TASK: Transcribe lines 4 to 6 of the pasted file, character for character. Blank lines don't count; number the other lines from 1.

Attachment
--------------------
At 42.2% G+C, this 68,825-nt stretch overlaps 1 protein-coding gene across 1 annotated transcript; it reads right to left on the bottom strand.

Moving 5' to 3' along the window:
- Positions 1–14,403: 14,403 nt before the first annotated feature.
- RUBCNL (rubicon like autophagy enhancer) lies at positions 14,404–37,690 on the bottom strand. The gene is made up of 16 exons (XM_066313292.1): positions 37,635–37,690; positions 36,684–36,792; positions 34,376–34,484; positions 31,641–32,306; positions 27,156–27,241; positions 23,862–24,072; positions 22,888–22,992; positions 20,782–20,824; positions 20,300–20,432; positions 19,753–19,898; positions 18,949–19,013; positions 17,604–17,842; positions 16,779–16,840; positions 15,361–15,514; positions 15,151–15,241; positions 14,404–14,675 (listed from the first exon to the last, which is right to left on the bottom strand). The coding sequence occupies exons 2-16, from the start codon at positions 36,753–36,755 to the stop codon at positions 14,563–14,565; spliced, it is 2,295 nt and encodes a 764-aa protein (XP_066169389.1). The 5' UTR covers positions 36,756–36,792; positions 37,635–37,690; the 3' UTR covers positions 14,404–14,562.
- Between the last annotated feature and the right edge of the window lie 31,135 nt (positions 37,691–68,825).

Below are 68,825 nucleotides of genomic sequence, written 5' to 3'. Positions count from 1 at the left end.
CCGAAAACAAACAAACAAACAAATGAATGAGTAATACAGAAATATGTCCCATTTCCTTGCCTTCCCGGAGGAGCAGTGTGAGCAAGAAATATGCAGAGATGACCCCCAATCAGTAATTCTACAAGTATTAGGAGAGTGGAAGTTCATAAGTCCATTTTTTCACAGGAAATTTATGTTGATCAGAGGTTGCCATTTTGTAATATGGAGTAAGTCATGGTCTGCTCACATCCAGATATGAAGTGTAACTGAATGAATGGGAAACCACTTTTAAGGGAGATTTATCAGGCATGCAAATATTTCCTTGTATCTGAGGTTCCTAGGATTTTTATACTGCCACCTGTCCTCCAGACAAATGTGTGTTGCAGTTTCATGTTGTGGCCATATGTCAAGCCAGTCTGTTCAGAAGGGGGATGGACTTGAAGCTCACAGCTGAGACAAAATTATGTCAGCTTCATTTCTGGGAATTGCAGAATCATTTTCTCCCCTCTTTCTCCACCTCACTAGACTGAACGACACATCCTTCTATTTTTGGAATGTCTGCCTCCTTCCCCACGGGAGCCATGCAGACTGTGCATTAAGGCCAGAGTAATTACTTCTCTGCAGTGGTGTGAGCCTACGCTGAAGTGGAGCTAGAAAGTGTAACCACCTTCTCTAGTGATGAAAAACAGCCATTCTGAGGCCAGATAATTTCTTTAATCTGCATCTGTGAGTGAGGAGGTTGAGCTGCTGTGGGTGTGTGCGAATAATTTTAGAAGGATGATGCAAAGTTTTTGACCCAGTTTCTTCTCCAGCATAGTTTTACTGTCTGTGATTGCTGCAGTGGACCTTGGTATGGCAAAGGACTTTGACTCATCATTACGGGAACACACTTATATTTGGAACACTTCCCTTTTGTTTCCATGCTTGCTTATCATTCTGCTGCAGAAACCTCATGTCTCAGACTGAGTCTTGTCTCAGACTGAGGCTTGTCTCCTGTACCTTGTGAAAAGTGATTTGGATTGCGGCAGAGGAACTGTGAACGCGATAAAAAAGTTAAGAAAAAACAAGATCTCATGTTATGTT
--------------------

- RUBCNL (rubicon like autophagy enhancer) lies at positions 14,404–37,690 on the bottom strand. The gene is made up of 16 exons (XM_066313292.1): positions 37,635–37,690; positions 36,684–36,792; positions 34,376–34,484; positions 31,641–32,306; positions 27,156–27,241; positions 23,862–24,072; positions 22,888–22,992; positions 20,782–20,824; positions 20,300–20,432; positions 19,753–19,898; positions 18,949–19,013; positions 17,604–17,842; positions 16,779–16,840; positions 15,361–15,514; positions 15,151–15,241; positions 14,404–14,675 (listed from the first exon to the last, which is right to left on the bottom strand). The coding sequence occupies exons 2-16, from the start codon at positions 36,753–36,755 to the stop codon at positions 14,563–14,565; spliced, it is 2,295 nt and encodes a 764-aa protein (XP_066169389.1). The 5' UTR covers positions 36,756–36,792; positions 37,635–37,690; the 3' UTR covers positions 14,404–14,562.
- Between the last annotated feature and the right edge of the window lie 31,135 nt (positions 37,691–68,825).

Below are 68,825 nucleotides of genomic sequence, written 5' to 3'. Positions count from 1 at the left end.